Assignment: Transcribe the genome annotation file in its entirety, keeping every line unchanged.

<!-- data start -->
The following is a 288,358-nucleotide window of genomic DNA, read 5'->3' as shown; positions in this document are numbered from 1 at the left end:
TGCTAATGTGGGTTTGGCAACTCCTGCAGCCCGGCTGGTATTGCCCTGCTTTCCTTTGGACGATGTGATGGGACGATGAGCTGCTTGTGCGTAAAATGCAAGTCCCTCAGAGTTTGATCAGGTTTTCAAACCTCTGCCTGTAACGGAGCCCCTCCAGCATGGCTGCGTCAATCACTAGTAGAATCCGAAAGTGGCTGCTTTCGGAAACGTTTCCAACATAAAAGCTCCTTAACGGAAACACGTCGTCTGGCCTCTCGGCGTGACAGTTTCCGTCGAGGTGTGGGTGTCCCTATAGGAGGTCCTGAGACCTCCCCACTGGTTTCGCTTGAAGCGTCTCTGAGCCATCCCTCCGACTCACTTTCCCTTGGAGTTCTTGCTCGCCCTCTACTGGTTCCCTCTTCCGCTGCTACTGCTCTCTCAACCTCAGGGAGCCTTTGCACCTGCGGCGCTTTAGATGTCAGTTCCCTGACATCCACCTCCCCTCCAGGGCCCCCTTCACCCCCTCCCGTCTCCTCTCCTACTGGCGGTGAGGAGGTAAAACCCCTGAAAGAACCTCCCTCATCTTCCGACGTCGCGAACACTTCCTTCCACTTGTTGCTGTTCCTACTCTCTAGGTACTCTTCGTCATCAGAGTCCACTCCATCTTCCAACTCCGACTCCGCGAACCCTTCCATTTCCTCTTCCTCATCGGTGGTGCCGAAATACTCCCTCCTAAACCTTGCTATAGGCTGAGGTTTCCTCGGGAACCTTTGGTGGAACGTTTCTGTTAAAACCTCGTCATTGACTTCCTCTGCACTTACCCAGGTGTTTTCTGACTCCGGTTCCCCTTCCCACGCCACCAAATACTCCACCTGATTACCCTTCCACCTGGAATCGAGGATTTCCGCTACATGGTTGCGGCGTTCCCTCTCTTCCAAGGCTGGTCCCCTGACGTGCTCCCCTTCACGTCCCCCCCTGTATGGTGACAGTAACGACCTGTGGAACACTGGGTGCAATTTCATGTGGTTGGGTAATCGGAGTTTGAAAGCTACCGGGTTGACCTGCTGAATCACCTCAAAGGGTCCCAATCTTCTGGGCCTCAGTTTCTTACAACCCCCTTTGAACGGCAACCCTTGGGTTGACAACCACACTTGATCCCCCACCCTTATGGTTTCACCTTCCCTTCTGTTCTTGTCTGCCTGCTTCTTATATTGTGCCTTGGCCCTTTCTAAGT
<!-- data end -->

The following is a 288,358-nucleotide window of genomic DNA, read 5'->3' as shown; positions in this document are numbered from 1 at the left end:
TGCTAATGTGGGTTTGGCAACTCCTGCAGCCCGGCTGGTATTGCCCTGCTTTCCTTTGGACGATGTGATGGGACGATGAGCTGCTTGTGCGTAAAATGCAAGTCCCTCAGAGTTTGATCAGGTTTTCAAACCTCTGCCTGTAACGGAGCCCCTCCAGCATGGCTGCGTCAATCACTAGTAGAATCCGAAAGTGGCTGCTTTCGGAAACGTTTCCAACATAAAAGCTCCTTAACGGAAACACGTCGTCTGGCCTCTCGGCGTGACAGTTTCCGTCGAGGTGTGGGTGTCCCTATAGGAGGTCCTGAGACCTCCCCACTGGTTTCGCTTGAAGCGTCTCTGAGCCATCCCTCCGACTCACTTTCCCTTGGAGTTCTTGCTCGCCCTCTACTGGTTCCCTCTTCCGCTGCTACTGCTCTCTCAACCTCAGGGAGCCTTTGCACCTGCGGCGCTTTAGATGTCAGTTCCCTGACATCCACCTCCCCTCCAGGGCCCCCTTCACCCCCTCCCGTCTCCTCTCCTACTGGCGGTGAGGAGGTAAAACCCCTGAAAGAACCTCCCTCATCTTCCGACGTCGCGAACACTTCCTTCCACTTGTTGCTGTTCCTACTCTCTAGGTACTCTTCGTCATCAGAGTCCACTCCATCTTCCAACTCCGACTCCGCGAACCCTTCCATTTCCTCTTCCTCATCGGTGGTGCCGAAATACTCCCTCCTAAACCTTGCTATAGGCTGAGGTTTCCTCGGGAACCTTTGGTGGAACGTTTCTGTTAAAACCTCGTCATTGACTTCCTCTGCACTTACCCAGGTGTTTTCTGACTCCGGTTCCCCTTCCCACGCCACCAAATACTCCACCTGATTACCCTTCCACCTGGAATCGAGGATTTCCGCTACATGGTTGCGGCGTTCCCTCTCTTCCAAGGCTGGTCCCCTGACGTGCTCCCCTTCACGTCCCCCCCTGTATGGTGACAGTAACGACCTGTGGAACACTGGGTGCAATTTCATGTGGTTGGGTAATCGGAGTTTGAAAGCTACCGGGTTGACCTGCTGAATCACCTCAAAGGGTCCCAATCTTCTGGGCCTCAGTTTCTTACAACCCCCTTTGAACGGCAACCCTTGGGTTGACAACCACACTTGATCCCCCACCCTTATGGTTTCACCTTCCCTTCTGTTCTTGTCTGCCTGCTTCTTATATTGTGCCTTGGCCCTTTCTAAGT